You may be familiar with the word “bork” — which one online dictionary defines as to “obstruct (someone, especially a candidate for public office) through systematic defamation or vilification.” That, as you might remember, happened to District of Columbia Court of Appeals judge Robert Bork back in 1987 after Ronald Reagan nominated him for the Supreme Court that summer. As his wife, Mary Ellen Bork, recalls, “after a monstrous political battle, he resigned from the court in 1988 so that he could write about his legal and cultural views and speak with more freedom than he could if he remained on the court.” And indeed liberated, Judge Bork wrote bestselling books, including Slouching toward Gomorrah, which was published 20 years ago this year.
I’ve been walking around with the book in my purse on and off for the past few months, rereading it in bits and pieces. As Mrs. Bork puts it, his “analysis of American culture has remained true and his analysis of how we got there is as accurate today as it was in 1996.” In a nutshell: “We are under assault and large chunks of our culture have disappeared.”
One of the paragraphs that resonated most when I read it when the book was first published talked about what religion was already looking like in America: something acceptable only if it is compartmentalized, done on your Sabbath — on your own time — but not to invade your work, your civic life, and certainly not law. Unless, that is, your religion is liberal secularism. Judge Bork wrote:
The fear of religion in the public arena is all too typical of Americans, and particularly the intellectual class, today. Religious conservatives cannot “impose” their ideas on society except by the usual democratic methods of trying to build majorities and passing legislation. In that they are no different from any other group of people with ideas of what morality requires. All legislation “imposes” a morality of one sort or another, and, therefore, on the reasoning offered, all law would seem to be antithetical to pluralism.
Fast-forward two decades and Mary Eberstadt writes It’s Dangerous to Believe: Religious Freedom and Its Enemies. (I can almost picture the late Judge Bork’s endorsement.) In this book, she chronicles some of the people who have been victims of this insistence on driving real religion — that is, religion that actually says something about life and law and our past and future and offers a way to live that is challenging and even of benefit to society — from the public square. And so we have florists having to go to court, giving lie to the “live and let live” mantra that “tolerance” purports to be about.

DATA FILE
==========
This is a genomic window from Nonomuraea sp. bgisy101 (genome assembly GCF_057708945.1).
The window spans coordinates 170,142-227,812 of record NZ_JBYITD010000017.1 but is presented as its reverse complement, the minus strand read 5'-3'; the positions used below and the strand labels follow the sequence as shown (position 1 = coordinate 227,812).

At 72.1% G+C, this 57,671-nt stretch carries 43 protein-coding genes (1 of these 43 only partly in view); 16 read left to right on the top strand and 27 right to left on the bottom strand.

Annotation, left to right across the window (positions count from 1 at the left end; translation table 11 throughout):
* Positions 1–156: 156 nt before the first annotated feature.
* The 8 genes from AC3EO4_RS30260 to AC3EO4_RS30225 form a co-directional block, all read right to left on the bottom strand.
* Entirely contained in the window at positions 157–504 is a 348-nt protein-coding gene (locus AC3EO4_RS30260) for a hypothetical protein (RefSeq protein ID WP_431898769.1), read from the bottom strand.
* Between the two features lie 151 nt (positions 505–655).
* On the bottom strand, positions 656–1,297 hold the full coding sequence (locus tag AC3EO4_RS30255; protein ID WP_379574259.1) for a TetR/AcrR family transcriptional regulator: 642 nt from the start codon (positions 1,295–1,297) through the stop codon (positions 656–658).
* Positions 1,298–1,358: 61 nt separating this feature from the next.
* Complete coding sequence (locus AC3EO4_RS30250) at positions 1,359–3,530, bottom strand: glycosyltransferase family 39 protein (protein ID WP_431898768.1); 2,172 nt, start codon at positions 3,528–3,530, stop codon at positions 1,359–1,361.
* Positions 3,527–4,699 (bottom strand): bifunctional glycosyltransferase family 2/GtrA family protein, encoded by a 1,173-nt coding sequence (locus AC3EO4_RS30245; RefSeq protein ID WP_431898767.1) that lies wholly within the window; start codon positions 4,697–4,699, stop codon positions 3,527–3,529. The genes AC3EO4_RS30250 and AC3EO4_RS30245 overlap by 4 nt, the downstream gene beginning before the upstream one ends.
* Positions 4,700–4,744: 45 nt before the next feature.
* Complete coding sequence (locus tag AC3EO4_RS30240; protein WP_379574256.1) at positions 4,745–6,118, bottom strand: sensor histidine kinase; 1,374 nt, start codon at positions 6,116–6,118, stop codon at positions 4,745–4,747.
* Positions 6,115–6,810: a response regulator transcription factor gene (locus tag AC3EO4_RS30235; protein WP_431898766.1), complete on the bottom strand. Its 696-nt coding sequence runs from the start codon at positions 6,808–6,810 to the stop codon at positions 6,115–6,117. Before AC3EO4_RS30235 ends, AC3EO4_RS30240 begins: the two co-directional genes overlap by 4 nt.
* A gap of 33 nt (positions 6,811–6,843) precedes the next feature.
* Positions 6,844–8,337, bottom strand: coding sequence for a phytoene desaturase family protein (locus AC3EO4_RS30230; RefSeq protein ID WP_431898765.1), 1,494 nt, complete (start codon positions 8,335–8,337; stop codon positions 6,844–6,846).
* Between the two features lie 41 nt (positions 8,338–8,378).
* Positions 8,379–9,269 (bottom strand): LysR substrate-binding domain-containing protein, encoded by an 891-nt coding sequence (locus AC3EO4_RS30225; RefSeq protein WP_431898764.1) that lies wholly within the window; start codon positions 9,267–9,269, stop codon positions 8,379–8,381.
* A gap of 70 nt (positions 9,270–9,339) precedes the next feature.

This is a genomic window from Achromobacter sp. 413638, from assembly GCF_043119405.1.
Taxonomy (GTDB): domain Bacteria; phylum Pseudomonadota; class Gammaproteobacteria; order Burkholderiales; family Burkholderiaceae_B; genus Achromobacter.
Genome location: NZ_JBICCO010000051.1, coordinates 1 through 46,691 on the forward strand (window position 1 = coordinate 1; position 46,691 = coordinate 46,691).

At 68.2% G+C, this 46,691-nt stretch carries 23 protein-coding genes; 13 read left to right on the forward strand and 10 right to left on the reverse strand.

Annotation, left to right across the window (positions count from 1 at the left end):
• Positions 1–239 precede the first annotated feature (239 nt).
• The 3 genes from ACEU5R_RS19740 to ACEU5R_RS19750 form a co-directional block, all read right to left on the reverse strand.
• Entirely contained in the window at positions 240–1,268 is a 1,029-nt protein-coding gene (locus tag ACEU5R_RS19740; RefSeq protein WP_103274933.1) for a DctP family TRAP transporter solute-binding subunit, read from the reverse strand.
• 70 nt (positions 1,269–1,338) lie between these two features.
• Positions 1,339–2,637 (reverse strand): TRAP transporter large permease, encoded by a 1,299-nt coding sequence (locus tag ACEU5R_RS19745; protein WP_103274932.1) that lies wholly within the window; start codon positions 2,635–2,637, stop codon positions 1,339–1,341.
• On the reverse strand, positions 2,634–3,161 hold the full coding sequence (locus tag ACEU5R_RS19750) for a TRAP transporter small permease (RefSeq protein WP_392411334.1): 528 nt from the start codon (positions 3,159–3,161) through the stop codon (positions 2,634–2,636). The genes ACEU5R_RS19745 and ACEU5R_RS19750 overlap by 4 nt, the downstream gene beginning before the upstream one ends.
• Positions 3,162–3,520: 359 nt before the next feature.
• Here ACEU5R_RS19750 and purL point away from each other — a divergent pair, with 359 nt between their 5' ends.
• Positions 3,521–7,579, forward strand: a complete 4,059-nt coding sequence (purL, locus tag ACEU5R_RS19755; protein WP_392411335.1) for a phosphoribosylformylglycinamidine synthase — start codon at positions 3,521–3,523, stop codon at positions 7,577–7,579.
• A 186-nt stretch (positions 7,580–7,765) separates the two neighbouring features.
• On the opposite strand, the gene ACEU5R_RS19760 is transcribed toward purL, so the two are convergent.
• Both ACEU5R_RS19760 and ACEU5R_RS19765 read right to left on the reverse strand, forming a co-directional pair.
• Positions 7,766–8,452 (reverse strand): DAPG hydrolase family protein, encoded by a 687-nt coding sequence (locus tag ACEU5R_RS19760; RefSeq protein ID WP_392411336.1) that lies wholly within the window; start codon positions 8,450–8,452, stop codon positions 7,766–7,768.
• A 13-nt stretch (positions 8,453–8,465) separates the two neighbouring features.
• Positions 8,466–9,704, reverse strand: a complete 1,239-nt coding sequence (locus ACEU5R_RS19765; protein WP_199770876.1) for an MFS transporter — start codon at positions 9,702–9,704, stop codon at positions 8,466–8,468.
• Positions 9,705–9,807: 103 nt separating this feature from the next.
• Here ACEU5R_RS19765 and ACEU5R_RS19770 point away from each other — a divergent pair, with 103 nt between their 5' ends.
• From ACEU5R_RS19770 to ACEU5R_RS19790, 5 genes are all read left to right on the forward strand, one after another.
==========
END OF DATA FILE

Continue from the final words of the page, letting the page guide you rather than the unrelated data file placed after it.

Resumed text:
In Slouching toward Gomorrah, Judge Bork wrote:
Only religion can accomplish for a modern society what tradition, reason, and empirical observation cannot. Christianity and Judaism provide the major premises of moral reasoning by revelation and by the stories in the Bible. There is no need to attempt the impossible task of reasoning your way to first principles. Those principles are accepted as given by God.
During the Obama administration, there have been unprecedented encroachments on religious liberty in the United States. But they don’t resonate with the public, for two reasons as best I can tell: They don’t believe it’s really happening, and they don’t know what freedom of conscience means, and how deeply it affects us all — including the health of our politics.
As Bork put it:
Philosophers cannot agree on the proper end of man and hence cannot supply the necessary premises. Religion is by its nature authoritative and final as to first principles. It must be so or it would be valueless. Those principles are given on a stone tablet, either literally or figuratively, and, so long as you believe the religion, there is simply no possibility of arguing with what is on the tablet.
It is dangerous to believe, and not just because of the intolerance to its substantive practice in the public square. It’s dangerous to believe because it changes your life and challenges us to something better. And if we’re better, we’ll see again why it’s so necessary.
In the spirit of thanksgiving and justice, pick up a little wisdom from Judge Bork.
— Kathryn Jean Lopez is a senior fellow at the National Review Institute and an editor-at-large of National Review. Sign up for her weekly NRI newsletter here. This column is based on one available through Andrews McMeel Universal’s Newspaper Enterprise Association.